In entertaining the idea of trading Dan Haren, who has cleared waivers and could be dealt to any team at this point, Washington Post writer Thomas Boswell wrote on Monday, "If you get a very good offer now, just jump at it." A good deal for Haren in the WaPost writer's opinion? "Someone you rate at least as high as Taylor Jordan or Tanner Roark -- a real candidate for your rotation in the future."
When Nats' GM Mike Rizzo talked about the possibility of dealing the veteran right-handed starter recently, he told reporters including the WaPost's Mr. Boswell's colleague, Adam Kilgore, that the Nationals would listen to offers. "'I wouldn’t be doing my job if we didn’t,'" Rizzo said, "'But we would have to get ourselves a good package of players to consider moving him.'"
St. Louis Post-Dispatch writer Derrick Goold too reported on Monday that, "the Nationals want a group of prospects," in return for the 32-year-old, 11-year major leaguer, and noted that, "They can position as if they'll get draft-pick compensation for Haren even if they have no plan to offer him a qualifying contract."
The Nats signed Haren to a 1-year/$13M this winter after a disappointing 2012 campaign in which the starter landed on the DL for the first time in his career. Though Haren wasn't sure why, there were concerns among interested teams with a hip issue he's dealt with throughout his career, the back issue which landed him on the disabled list and his decreased velocity over the last few seasons.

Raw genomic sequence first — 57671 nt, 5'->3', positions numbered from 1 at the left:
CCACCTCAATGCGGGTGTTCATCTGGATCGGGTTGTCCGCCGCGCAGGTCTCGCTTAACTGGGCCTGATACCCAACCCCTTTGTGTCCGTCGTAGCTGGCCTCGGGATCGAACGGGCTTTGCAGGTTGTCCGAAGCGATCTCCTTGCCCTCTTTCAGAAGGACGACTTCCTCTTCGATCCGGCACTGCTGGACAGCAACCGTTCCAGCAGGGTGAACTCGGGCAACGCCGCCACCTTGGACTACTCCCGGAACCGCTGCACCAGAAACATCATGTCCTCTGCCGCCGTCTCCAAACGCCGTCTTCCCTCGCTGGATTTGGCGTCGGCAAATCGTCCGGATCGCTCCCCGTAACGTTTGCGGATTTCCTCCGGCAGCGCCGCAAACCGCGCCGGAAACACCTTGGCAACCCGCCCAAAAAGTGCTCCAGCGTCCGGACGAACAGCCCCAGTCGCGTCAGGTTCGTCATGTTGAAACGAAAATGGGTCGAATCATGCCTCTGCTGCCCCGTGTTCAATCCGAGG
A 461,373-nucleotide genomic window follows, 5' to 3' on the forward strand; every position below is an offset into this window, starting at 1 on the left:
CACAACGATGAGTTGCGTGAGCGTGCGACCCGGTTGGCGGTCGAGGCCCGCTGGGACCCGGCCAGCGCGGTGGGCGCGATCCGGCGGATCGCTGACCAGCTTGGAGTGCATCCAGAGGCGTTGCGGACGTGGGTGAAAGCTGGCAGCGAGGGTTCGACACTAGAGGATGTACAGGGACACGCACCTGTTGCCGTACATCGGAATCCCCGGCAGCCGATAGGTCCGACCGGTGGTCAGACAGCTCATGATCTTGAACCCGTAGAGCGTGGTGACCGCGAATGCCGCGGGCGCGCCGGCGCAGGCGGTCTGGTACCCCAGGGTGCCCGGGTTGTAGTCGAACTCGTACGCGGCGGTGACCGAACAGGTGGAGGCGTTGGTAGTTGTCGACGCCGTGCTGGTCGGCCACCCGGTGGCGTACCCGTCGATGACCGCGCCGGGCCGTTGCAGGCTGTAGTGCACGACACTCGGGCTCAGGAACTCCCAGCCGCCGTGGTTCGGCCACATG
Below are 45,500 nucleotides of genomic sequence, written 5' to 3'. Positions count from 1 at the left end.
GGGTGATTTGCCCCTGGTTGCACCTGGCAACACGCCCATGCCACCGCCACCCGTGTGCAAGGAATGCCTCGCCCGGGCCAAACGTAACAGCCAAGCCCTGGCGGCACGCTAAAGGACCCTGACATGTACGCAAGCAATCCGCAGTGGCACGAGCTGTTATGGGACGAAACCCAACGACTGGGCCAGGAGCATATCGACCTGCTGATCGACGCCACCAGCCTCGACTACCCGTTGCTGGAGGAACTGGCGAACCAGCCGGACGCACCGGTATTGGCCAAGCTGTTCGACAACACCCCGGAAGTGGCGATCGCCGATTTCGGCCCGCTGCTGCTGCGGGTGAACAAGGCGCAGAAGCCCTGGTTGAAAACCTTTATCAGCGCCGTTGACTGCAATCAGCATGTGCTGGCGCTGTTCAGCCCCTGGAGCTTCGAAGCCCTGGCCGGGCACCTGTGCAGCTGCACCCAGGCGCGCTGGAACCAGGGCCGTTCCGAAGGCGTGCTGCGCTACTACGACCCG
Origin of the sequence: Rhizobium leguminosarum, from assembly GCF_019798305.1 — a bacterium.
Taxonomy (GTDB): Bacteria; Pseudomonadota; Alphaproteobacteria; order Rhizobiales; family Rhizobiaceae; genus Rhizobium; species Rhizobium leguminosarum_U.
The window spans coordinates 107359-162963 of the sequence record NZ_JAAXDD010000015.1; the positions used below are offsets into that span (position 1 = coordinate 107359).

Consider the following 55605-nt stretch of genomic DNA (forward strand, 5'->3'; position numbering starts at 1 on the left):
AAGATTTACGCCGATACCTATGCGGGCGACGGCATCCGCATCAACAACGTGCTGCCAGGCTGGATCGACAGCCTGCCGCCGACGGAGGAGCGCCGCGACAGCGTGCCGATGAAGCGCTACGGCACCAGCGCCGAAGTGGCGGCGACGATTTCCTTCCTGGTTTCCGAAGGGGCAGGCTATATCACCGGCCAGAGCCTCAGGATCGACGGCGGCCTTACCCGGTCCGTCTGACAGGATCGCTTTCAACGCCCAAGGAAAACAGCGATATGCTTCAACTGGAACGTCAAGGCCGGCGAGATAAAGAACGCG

While the first half of the 2013 season made the $13M deal look like a mistake, and had Haren thinking he was a few bad starts away from being released, he's battled back since returning from the second DL stint of his career. In 10 games, nine of them starts, since returning to the Nats' rotation, Haren has given up 11 walks (1.74 BB/9) and six home runs (0.95 HR/9) while recording 57 Ks (9.00 K/9) and posting a 2.53 ERA over 57 IP in which he's held opposing hitters to a .208/.255/.329 line. So trade him now, when he's on a run?
"The biggest consideration is: 'What do we get back?'" the Washington Post's Mr. Boswell wrote on Monday, "If the answer is 'a lot,' then make the deal for the future rather than take the longshot on making the last [Wild Card]."
FOXSports.com's Ken Rosenthal pondered the possibility of the Nationals trading Haren in an article this morning, writing that, "The Nationals’ admittedly high asking price on right-hander Dan Haren is not simply because of the absences of left-hander Ross Detwiler and righty Taylor Jordan," both of whom are on the DL, but also because they've won, "... five of their past six and 11 of their past 16, are still in position to dream," about that last Wild Card spot the WaPost's Mr. Boswell mentions.
While agreeing that it remains a long shot, Mr. Rosenthal writes that the interest in Haren in "limited" according to the writer's sources and he notes that the Nationals could simply keep Haren, make a qualifying offer (expected to be around $14M) and then take the draft pick compensation if he ends up signing somewhere else and returning to the West Coast and his family as he's hinted he'd like to. "But would they really want to take a chance," Mr. Rosenthal asks, that he might take the qualifying offer?
They gave him a 1-year/$13M deal for this season. 1-year/$14M for "second-half" Haren if they believe the right-hander can continue to pitch like he is now? Would the Nationals do that for a 4th or 5th starter?
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